FIRST-time Laois third level students and their families are being crippled by a cash crisis and in extreme cases are even being forced to abandon their studies over a protracted delay in dealing with grant applications.
Laois VEC members were highly critical of SUSI (Student Universal Support Ireland) – the new authority charged with processing grant applications – during their meeting at Portarlington Adult Education Centre on Monday, November 19.
VEC Chairperson Cllr Mary Sweeney said it was “an unacceptable and retrograde step” and she was aware extra staff were been taken on to deal with the backlog.
She said when grant applications were being dealt with by the VEC’s and County Councils “the staff couldn’t help enough” and she regretted that Government had gone down this road.
Cllr Sweeney added: “It was always going to be slow at the start and teething problems were inevitable. Students and parents are frustrated and disappointed and I hope SUSI gets its act together. It is very easy put a first year student off course with this type of difficulty and hopoefully it will be resolved as soon as possible.”
Almost 1,000 first-year Laois third level students have yet to see their grant application processed. They are struggling financially and Cllr Alan Hand said the situation was having a serious impact on the ground.
“There is a big flaw in the system and it is very regrettable. I believe 9,000 students have been refused nationally and they will appeal, so there will be further backlogs.”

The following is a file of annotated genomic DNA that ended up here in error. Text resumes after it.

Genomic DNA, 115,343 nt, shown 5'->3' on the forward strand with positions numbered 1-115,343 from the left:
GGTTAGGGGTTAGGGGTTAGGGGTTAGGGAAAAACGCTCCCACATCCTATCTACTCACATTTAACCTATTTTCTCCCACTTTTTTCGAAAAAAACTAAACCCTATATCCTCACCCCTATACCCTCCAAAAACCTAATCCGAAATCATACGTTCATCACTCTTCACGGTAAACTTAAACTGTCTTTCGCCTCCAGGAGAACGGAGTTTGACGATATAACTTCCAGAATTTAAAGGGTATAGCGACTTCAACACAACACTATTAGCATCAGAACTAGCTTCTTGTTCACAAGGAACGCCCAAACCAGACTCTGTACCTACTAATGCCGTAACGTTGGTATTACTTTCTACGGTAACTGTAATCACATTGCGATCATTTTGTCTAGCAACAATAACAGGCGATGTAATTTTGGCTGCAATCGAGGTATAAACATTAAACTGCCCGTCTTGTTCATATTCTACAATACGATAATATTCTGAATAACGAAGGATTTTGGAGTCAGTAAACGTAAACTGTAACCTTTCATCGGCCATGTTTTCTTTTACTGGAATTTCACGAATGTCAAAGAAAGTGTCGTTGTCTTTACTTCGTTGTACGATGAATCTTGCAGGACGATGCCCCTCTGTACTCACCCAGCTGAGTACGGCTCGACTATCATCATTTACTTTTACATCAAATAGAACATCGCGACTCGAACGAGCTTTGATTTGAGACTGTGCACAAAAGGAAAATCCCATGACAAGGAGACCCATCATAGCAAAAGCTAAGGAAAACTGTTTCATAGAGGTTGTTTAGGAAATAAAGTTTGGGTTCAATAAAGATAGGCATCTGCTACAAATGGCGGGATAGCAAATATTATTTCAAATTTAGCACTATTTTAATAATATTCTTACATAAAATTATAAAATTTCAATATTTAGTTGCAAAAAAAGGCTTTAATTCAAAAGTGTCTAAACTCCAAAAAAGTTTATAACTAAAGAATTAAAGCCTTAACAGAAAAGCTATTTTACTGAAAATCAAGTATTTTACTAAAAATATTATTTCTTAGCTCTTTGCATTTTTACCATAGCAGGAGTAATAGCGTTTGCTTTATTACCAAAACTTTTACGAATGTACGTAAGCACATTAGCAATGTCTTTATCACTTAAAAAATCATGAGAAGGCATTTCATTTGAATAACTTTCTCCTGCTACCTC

Cllr Hand added: “Students rely on their grant. I know one girl who was attending college in Galway and she had to come home. Another has quit and is emigrating. I know parents who won’t stop short of selling their furniture to help their kids.”
Laois County Council Cathaoirleach Paul Mitchell said it was a scandalous situation, particularly for families whose circumstances may have changed in recent months, and he couldn’t understand why applications were not sorted out much quicker. He suggested that an upfront payment of €500 should be made available to keep students ticking over.
“I got a grant myself when I was going to college and it was vital in helping me go on and become a teacher,” commented Cllr Mitchell.
CEO Anne O’Keeffe said the scheme was previously administered by sixty agencies and that teething problems were to be expected. “When bedded down, SUSI will be a good system.”
Cllr Pat Bowe, citing the HSE as an example, insisted that centralisation just doesn’t work.
“There is pandemonium. I know of a widow who is giving up her pension to educate her children. It can’t continue. SUSI doesn’t have the experience or the wealth of knowledge that the VECs and County Councils have in dealing with grant applications. Why change? I’m hearing about application forms going missing. That never happened with the VECs or County Councils. They have a proven track record.”
Cllr Bowe concluded: “What is happening with SUSI is a sham. It is disgraceful.”